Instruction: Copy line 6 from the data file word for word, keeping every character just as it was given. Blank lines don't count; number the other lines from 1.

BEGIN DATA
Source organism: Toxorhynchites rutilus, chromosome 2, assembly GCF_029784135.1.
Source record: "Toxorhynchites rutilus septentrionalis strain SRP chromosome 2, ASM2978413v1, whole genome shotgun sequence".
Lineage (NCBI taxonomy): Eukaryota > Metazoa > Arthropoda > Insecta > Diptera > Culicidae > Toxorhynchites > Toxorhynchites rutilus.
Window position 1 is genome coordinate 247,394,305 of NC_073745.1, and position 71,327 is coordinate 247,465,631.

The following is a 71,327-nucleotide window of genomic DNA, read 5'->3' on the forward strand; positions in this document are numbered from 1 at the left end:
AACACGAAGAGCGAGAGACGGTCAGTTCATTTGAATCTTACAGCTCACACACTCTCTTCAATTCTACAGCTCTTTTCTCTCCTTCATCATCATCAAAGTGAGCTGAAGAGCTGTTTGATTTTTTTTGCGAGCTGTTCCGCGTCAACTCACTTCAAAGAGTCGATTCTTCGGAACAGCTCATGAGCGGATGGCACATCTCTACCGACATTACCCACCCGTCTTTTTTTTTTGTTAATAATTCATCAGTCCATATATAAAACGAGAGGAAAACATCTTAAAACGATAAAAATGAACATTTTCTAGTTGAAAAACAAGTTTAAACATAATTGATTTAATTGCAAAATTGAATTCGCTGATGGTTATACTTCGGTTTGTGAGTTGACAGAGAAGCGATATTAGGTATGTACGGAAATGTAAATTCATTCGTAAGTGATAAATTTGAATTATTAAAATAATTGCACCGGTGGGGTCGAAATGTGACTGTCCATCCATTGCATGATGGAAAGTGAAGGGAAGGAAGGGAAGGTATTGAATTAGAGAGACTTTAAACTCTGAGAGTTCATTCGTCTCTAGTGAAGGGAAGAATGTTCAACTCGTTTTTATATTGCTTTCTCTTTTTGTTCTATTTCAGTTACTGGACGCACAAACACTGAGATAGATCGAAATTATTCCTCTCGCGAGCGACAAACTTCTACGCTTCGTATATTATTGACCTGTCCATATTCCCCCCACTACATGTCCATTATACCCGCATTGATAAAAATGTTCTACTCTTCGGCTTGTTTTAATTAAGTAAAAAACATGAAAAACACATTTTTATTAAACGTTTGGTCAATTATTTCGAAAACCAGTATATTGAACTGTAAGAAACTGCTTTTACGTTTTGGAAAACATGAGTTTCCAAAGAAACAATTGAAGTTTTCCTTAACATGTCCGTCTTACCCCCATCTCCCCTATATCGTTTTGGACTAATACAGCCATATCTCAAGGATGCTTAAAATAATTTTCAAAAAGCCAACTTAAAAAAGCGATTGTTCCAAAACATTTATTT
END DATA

AACACGAAGAGCGAGAGACGGTCAGTTCATTTGAATCTTACAGCTCACACACTCTCTTCAATTCTACAGCTCTTTTCTCTCCTTCATCATCATCAAAGTGAGCTGAAGAGCTGTTTGATTTTTTTTGCGAGCTGTTCCGCGTCAACTCACTTCAAAGAGTCGATTCTTCGGAACAGCTCATGAGCGGATGGCACATCTCTACCGACATTACCCACCCGTCTTTTTTTTTTGTTAATAATTCATCAGTCCATATATAAAACGAGAGGAAAACATCTTAAAACGATAAAAATGAACATTTTCTAGTTGAAAAACAAGTTTAAACATAATTGATTTAATTGCAAAATTGAATTCGCTGATGGTTATACTTCGGTTTGTGAGTTGACAGAGAAGCGATATTAGGTATGTACGGAAATGTAAATTCATTCGTAAGTGATAAATTTGAATTATTAAAATAATTGCACCGGTGGGGTCGAAATGTGACTGTCCATCCATTGCATGATGGAAAGTGAAGGGAAGGAAGGGAAGGTATTGAATTAGAGAGACTTTAAACTCTGAGAGTTCATTCGTCTCTAGTGAAGGGAAGAATGTTCAACTCGTTTTTATATTGCTTTCTCTTTTTGTTCTATTTCAGTTACTGGACGCACAAACACTGAGATAGATCGAAATTATTCCTCTCGCGAGCGACAAACTTCTACGCTTCGTATATTATTGACCTGTCCATATTCCCCCCACTACATGTCCATTATACCCGCATTGATAAAAATGTTCTACTCTTCGGCTTGTTTTAATTAAGTAAAAAACATGAAAAACACATTTTTATTAAACGTTTGGTCAATTATTTCGAAAACCAGTATATTGAACTGTAAGAAACTGCTTTTACGTTTTGGAAAACATGAGTTTCCAAAGAAACAATTGAAGTTTTCCTTAACATGTCCGTCTTACCCCCATCTCCCCTATATCGTTTTGGACTAATACAGCCATATCTCAAGGATGCTTAAAATAATTTTCAAAAAGCCAACTTAAAAAAGCGATTGTTCCAAAACATTTATTT